The body blows keep coming for Brazil’s state oil giant Petrobras which saw its chairman Murilo Ferreira announce on Monday he is taking an almost three-month break from the hot seat of the scandal-engulfed, debt-drenched company, according to Bloomberg and Reuters.
Ferreira has been at the helm only since April when he agreed to split his duties between Petrobras and his job as chief executive of mining conglomerate Vale.
It’s hard to interpret Ferreira’s decision as anything other than a sign of the turmoil at Rio de Janeiro-headquartered Petrobras, because whatever his reasons, they haven’t proven enough for him to step aside from Vale where he will continue his role.
Many analysts are reading it as a sign of turmoil in the Petrobras boardroom. Last week the company was downgraded two notches by rating agency Standard & Poor’s. It remains the world’s most indebted oil firm. The dire price of oil hurts its bottom line.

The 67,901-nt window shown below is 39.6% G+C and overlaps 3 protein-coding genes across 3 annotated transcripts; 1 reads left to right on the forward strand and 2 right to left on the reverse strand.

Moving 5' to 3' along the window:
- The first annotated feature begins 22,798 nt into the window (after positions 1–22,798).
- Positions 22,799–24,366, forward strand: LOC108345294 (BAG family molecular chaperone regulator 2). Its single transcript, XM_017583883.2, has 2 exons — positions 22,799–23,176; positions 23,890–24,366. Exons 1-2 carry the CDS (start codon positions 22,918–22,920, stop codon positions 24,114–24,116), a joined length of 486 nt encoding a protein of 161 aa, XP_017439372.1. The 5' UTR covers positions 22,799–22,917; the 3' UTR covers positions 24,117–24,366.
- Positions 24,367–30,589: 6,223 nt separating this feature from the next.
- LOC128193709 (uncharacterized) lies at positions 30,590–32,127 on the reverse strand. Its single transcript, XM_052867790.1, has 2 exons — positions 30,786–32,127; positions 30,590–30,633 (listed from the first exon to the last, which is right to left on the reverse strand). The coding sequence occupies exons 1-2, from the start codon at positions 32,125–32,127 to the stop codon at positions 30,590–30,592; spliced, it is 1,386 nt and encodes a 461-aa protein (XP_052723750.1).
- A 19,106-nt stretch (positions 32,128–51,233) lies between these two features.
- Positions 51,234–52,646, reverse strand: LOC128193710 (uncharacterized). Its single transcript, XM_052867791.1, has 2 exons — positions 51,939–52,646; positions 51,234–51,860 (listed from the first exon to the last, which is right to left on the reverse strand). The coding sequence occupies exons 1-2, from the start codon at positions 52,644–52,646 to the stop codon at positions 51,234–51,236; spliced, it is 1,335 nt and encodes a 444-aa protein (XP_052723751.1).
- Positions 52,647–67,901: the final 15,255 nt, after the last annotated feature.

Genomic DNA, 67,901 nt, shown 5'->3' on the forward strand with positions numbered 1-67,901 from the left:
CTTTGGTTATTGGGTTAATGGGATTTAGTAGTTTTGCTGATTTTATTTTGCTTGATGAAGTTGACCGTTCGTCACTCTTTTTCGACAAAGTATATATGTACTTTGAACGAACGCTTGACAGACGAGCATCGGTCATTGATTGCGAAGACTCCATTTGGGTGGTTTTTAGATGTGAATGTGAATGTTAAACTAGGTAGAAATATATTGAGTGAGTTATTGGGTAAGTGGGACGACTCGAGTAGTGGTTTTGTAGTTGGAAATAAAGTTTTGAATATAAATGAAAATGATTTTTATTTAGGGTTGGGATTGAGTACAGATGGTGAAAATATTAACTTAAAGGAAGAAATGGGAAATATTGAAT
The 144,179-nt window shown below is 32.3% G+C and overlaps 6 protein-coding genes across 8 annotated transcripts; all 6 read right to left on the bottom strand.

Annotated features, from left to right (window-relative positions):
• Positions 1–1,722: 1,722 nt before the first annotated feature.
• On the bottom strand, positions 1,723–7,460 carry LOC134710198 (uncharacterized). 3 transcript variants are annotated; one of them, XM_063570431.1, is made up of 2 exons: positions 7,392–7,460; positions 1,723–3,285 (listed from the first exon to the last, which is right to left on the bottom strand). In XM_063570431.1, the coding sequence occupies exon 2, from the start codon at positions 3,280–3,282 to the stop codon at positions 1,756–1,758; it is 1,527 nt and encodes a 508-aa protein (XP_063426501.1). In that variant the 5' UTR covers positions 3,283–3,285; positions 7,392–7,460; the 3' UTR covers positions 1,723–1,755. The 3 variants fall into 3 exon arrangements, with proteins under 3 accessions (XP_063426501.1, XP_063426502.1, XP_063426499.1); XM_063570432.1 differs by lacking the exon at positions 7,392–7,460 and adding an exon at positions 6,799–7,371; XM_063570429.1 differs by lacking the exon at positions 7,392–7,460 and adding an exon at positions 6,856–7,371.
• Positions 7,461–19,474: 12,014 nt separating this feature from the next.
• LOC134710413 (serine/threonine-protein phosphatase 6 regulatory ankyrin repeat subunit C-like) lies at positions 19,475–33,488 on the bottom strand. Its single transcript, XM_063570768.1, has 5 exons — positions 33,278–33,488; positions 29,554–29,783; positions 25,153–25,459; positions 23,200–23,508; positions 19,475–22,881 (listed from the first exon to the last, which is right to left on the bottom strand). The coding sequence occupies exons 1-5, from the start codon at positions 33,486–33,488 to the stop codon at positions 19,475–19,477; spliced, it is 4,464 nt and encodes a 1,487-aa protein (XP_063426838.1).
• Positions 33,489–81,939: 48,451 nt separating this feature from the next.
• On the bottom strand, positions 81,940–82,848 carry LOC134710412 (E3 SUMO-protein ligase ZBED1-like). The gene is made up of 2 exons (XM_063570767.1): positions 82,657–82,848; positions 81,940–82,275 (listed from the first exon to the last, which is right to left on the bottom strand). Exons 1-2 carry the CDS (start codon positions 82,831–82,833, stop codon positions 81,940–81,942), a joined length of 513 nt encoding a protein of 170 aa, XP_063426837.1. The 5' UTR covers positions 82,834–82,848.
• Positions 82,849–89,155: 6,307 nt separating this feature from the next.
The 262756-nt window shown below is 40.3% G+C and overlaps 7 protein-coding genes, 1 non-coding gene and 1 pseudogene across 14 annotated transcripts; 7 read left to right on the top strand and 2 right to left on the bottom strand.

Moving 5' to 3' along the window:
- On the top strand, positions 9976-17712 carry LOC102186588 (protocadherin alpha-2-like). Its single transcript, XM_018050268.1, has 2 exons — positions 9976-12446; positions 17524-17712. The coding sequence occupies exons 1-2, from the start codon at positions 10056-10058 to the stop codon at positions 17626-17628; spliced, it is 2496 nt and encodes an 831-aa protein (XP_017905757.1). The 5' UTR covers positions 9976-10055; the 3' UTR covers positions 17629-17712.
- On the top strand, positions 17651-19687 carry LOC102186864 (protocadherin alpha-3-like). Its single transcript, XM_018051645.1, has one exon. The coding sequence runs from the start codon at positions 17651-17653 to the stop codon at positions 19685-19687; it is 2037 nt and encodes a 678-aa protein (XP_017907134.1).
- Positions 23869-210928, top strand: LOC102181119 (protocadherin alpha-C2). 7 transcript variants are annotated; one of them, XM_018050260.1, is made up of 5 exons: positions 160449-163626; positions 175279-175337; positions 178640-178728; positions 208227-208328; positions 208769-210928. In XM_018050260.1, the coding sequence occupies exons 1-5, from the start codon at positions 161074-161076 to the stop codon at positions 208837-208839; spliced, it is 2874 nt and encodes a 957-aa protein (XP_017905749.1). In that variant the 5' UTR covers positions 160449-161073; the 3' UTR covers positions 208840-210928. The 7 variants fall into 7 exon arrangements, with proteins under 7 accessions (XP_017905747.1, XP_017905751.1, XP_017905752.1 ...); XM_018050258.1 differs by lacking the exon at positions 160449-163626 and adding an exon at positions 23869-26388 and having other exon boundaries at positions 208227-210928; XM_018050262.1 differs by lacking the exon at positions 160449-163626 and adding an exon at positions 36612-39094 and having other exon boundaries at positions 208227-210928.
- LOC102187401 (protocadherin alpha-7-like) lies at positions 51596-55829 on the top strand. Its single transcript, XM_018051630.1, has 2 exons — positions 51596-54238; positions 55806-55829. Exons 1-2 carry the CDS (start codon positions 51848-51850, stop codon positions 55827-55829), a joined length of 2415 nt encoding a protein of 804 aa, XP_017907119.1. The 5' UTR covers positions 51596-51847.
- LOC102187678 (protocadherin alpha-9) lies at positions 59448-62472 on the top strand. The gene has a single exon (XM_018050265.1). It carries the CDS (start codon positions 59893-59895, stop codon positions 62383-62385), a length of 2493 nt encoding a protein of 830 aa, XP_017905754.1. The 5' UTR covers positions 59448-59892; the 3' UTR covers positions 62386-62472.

And, worst of all, the bribery-for-rigged-contracts corruption scandal surrounding it shows no sign of abating. Company executives of Petrobras and of contractors it dealt with have been investigated, not to mention high-ranking political figures.
Last week two members of national President Dilma Rousseff’s Cabinet were put under investigation. And many feel Rousseff herself, chairwoman of Petrobras in the years when much of the graft allegedly occurred (2003-2010), is not yet out of the woods.